6 Motivational tips for running in winter
Written By: Jen Scotney
‘I really can't stay…
Baby it's cold outside
I gotta go for a run
Baby it's cold outside…’
Too early for Christmas songs? Maybe. But for now, this will be my morning song as I struggle to leave my cosy bed and head out for a run. Leaping out into the bright summer mornings seemed so easy, but now the cold and dark have crept in, and hearing the autumn rain lashing against the window, it seems so tempting to skip the run and stay under the covers for an extra hour in bed instead. SportsShoes has previously written about how to stay safe while running in winter, and that’s a great place to start, but it can still be difficult to inspire yourself to actually head out into the chill. So, how can we stay motivated and on track with our running over the coming seasons? Here are some of my tried and tested tips.
1. HAVE A GOAL
Having a goal doesn’t make the mornings lighter or the wind less cold, but it does give me a clear reason to get out. Maybe an extreme tip, but one thing that's helped me in the past is getting stuck into training for another Montane Spine Challenger Race. Having a January race makes it so much easier to get the motivation for training in whatever the weather Autumn and Winter throw at you. I also know that post race I can take the rest of January off to recover, so a shorter block of winter training seems manageable. If you don’t have a winter race, or spring marathon to aim for, setting a goal to work towards, with a measurable outcome can give that extra reason and motivation for getting out into the cold over these coming months.
2. GET A COACH
I’m not just saying that because I am a coach! There are so many benefits of having a coach, it’s not only for those seeking race wins or GB vests. A coach will help you set goals, but they will also give you the ‘why’ for each session. Knowing how the run is going to progress your fitness towards your goal is a big motivator to get out. A coach will also give you objective feedback of progress, and for some just having the accountability of someone watching and reviewing each run is enough to get them out on the days they don’t feel like it. And with prices comparable to a gym membership, coaches are accessible for a lot of runners.
3. GET THE KIT
I paraphrase, but something like there’s no such thing as bad weather, just bad clothing choices. Having the right kit for the right weather means there’s no reason not to train through the autumn and winter. For me the essential kit is a decent waterproof jacket that will stand up to wind, rain and snow, like the Montane GTX Spine Jacket, thicker tights to keep the leg muscles warm, like the Montane VIA Thermal Trail Tights, and gloves to keep the wet and cold out, like the Montane Prism Dryline Mitts. I also need a reliable headtorch to light up the trails, like the PETZL NAO PLUS Headlamp, as well as making sure I can be seen on the dark mornings. Running shoes that can cope with wet trails and mud, like the Scott Supertrac Ultra, are necessary too. When the roads and trails are icy, I have mini spikes that fit over my shoes to ensure that I stay upright. I have trained through snow, and although my pace and therefore overall mileage may drop for the week, it’s been a lot of fun getting out.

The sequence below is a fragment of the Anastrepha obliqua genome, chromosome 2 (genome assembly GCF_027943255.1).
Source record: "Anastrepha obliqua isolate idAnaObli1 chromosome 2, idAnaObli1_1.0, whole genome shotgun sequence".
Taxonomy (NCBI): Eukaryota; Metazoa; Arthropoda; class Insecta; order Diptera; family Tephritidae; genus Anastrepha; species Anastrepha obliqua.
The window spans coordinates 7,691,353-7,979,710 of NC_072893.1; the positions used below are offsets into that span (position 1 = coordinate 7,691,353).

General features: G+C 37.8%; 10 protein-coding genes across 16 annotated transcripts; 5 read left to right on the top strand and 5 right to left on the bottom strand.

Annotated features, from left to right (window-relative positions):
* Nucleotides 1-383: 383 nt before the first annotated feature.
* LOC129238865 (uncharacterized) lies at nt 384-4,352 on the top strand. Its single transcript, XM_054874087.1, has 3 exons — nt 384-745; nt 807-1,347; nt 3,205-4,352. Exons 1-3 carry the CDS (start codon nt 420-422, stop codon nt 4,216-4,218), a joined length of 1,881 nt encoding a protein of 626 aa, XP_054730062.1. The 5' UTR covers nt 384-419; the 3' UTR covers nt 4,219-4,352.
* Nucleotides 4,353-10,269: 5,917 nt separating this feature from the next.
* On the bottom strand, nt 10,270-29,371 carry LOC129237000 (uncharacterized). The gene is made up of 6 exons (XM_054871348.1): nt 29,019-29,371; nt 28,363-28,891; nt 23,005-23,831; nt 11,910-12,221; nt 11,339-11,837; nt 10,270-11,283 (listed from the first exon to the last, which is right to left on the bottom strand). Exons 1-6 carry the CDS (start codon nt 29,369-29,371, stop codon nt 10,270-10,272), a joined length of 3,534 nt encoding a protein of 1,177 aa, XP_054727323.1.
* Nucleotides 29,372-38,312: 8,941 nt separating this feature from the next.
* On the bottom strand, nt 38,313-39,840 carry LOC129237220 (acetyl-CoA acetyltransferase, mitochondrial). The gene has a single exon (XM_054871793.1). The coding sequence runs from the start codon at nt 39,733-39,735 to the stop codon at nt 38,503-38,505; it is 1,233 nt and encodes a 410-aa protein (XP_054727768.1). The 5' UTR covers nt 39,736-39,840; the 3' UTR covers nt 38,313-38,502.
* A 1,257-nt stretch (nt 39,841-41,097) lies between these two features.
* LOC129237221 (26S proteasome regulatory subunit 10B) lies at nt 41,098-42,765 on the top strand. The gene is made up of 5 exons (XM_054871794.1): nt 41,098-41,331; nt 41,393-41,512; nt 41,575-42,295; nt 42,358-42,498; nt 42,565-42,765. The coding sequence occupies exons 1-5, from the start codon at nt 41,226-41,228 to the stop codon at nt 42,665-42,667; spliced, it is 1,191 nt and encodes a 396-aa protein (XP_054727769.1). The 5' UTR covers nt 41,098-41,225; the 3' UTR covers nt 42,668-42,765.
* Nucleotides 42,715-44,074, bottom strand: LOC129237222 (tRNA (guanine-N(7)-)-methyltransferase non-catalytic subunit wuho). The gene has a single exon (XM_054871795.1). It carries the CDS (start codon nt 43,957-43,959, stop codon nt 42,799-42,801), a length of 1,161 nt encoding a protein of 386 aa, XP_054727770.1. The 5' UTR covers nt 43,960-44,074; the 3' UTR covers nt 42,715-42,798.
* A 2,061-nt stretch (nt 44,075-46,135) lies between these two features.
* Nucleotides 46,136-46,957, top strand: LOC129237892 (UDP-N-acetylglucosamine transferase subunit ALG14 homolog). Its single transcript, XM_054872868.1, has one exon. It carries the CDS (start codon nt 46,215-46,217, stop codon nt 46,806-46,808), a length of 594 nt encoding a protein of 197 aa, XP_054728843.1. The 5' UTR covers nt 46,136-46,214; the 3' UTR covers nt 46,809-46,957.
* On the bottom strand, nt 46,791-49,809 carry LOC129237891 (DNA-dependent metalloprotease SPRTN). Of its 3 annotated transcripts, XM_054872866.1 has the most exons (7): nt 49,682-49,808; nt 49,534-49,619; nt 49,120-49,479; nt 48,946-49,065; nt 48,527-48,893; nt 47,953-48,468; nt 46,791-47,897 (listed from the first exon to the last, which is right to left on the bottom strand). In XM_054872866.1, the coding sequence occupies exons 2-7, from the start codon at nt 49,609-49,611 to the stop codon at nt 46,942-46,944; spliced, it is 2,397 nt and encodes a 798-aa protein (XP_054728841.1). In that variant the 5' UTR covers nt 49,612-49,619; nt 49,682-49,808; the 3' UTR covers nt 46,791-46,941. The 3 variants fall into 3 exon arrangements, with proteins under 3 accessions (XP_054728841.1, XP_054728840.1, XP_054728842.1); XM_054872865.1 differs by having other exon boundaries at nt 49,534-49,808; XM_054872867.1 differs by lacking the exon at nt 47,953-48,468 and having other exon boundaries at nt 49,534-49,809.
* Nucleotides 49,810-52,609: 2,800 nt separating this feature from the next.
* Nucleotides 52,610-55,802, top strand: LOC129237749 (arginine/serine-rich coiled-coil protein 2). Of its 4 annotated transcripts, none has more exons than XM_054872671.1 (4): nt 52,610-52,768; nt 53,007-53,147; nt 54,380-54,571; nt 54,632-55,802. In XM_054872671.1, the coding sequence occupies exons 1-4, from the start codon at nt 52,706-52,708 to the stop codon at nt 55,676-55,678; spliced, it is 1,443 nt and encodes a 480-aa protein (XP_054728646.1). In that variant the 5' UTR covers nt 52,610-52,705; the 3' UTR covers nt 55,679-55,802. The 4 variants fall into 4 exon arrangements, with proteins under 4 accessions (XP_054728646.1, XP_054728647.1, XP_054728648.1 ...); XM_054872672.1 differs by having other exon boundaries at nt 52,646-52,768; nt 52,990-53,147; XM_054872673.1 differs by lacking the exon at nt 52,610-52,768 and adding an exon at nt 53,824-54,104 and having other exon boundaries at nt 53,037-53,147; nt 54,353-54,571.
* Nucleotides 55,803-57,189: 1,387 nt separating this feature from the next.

4. BE PREPARED
If I know that I need to get out early for a run, I get my kit ready the night before, so it’s one less thing to think about with a half-asleep brain. It’s also less noise to get ready for a grateful partner who can stay sleeping as I heroically step out for my run. If I’m feeling like I need an extra boost, I leave all my kit on the radiator the night before, so I can slip out of bed and into some warm clothes and I’m not sure running luxury comes higher than that! As well as having clothes out, I have headtorch charged and ready to go, it’s almost as if I can get out of the door before my brain has time to wake up fully and suggest I stay in bed. I always find enough time for a pre-run coffee, my favourite is Cafe Robso Lowther Blend
5. ENJOY NATURE
You may think that all this talk of darkness, horizontal rain, and bare trees means there’s not much to see on winter runs. But this is such a great time of year for seeing sunrises and sunsets without it encroaching on time in bed. With clear starlit skies so many winter nights that I have been able to switch off my headtorch and be guided by the light of a full moon. With long shadows, crisp frosts, golden autumnal colours, and the occasional deep snowfall, this time of the year can be just as diverse and interesting as any other season. Can you time a run to sunrise at your favourite trail view and pause both watch and body while you watch it unfold?
6. ENJOY THE REST
And if all these still feels like too much hard work… why not schedule in a month of reduced running without feeling guilty, especially if you have had a year full of races or some long ultras. Your body could appreciate some lower mileage and increased rest. A guilt free month away from dark cold runs could get you back with a fresh outlook and fresher legs ready for Spring training.
All images courtesy of Jen Scotney
Jen Scotney is a Montane ambassador based in the Peak District. She is a UK Athletics Running Coach, Yoga Teacher and a qualified Mountain Leader. She is also a fell runner turned ultra-runner and has podiumed at epic races such as Montane Spine Challenger and the 190-mile Northern Traverse.
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Related post: Top Tips for Winter Mountaineering with Hero Douglas | The Hiking Hub | SportsShoes.com